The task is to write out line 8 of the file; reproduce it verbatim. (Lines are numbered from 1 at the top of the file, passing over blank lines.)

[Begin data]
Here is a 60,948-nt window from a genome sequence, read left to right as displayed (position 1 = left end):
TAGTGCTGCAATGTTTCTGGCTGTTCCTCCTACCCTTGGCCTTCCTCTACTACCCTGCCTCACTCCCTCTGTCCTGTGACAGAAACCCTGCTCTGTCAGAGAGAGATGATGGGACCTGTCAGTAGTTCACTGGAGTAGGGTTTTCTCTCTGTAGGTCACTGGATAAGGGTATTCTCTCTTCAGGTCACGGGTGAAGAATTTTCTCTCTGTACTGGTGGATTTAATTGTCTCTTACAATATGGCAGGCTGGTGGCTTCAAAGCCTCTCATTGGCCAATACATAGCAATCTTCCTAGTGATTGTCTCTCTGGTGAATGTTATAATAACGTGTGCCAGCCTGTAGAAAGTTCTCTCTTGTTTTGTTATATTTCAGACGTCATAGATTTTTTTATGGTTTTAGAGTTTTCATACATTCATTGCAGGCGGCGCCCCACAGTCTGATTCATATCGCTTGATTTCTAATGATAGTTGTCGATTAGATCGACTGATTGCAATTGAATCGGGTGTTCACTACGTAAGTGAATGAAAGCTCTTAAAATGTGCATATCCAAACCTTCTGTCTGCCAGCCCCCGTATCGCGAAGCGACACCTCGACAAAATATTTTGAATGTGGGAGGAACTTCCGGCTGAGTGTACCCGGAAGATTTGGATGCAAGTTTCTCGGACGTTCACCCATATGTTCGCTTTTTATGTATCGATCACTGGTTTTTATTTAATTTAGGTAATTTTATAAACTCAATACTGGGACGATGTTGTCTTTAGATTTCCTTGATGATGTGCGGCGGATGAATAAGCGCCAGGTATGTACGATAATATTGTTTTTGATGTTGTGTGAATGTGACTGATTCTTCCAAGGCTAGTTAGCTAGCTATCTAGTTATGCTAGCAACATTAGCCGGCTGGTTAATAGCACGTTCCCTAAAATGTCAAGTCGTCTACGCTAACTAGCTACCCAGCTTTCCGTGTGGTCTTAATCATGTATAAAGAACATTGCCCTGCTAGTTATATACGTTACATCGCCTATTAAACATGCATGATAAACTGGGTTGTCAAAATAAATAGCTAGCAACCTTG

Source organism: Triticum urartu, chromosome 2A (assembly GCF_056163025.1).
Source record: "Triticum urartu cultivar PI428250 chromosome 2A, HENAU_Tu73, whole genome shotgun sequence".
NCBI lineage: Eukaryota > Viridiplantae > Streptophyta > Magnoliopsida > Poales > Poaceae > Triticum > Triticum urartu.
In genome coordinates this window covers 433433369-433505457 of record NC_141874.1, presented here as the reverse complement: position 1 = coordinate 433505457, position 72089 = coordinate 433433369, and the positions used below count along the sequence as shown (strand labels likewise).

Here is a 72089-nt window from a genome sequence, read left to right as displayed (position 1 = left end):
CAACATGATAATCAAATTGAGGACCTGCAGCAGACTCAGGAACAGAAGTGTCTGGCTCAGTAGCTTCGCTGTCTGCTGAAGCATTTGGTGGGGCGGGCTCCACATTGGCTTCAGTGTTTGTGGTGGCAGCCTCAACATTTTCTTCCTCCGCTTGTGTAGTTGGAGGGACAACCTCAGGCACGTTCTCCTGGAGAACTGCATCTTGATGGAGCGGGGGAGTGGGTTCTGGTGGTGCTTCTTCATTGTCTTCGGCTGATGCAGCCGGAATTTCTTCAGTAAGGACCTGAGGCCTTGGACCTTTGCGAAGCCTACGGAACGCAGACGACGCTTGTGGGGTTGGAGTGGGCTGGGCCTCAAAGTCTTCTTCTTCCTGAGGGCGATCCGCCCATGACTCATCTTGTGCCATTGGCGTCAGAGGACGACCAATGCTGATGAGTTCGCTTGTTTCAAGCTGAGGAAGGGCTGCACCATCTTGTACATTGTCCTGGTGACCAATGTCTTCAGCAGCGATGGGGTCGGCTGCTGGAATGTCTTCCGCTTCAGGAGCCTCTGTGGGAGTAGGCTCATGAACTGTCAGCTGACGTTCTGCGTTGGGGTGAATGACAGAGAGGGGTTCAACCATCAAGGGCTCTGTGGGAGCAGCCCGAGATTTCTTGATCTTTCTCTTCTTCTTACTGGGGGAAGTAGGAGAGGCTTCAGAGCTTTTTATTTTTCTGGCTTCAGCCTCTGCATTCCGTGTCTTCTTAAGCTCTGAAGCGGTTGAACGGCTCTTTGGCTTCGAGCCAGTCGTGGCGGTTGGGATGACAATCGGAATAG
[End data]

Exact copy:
CAACATGATAATCAAATTGAGGACCTGCAGCAGACTCAGGAACAGAAGTGTCTGGCTCAGTAGCTTCGCTGTCTGCTGAAGCATTTGGTGGGGCGGGCTCCACATTGGCTTCAGTGTTTGTGGTGGCAGCCTCAACATTTTCTTCCTCCGCTTGTGTAGTTGGAGGGACAACCTCAGGCACGTTCTCCTGGAGAACTGCATCTTGATGGAGCGGGGGAGTGGGTTCTGGTGGTGCTTCTTCATTGTCTTCGGCTGATGCAGCCGGAATTTCTTCAGTAAGGACCTGAGGCCTTGGACCTTTGCGAAGCCTACGGAACGCAGACGACGCTTGTGGGGTTGGAGTGGGCTGGGCCTCAAAGTCTTCTTCTTCCTGAGGGCGATCCGCCCATGACTCATCTTGTGCCATTGGCGTCAGAGGACGACCAATGCTGATGAGTTCGCTTGTTTCAAGCTGAGGAAGGGCTGCACCATCTTGTACATTGTCCTGGTGACCAATGTCTTCAGCAGCGATGGGGTCGGCTGCTGGAATGTCTTCCGCTTCAGGAGCCTCTGTGGGAGTAGGCTCATGAACTGTCAGCTGACGTTCTGCGTTGGGGTGAATGACAGAGAGGGGTTCAACCATCAAGGGCTCTGTGGGAGCAGCCCGAGATTTCTTGATCTTTCTCTTCTTCTTACTGGGGGAAGTAGGAGAGGCTTCAGAGCTTTTTATTTTTCTGGCTTCAGCCTCTGCATTCCGTGTCTTCTTAAGCTCTGAAGCGGTTGAACGGCTCTTTGGCTTCGAGCCAGTCGTGGCGGTTGGGATGACAATCGGAATAG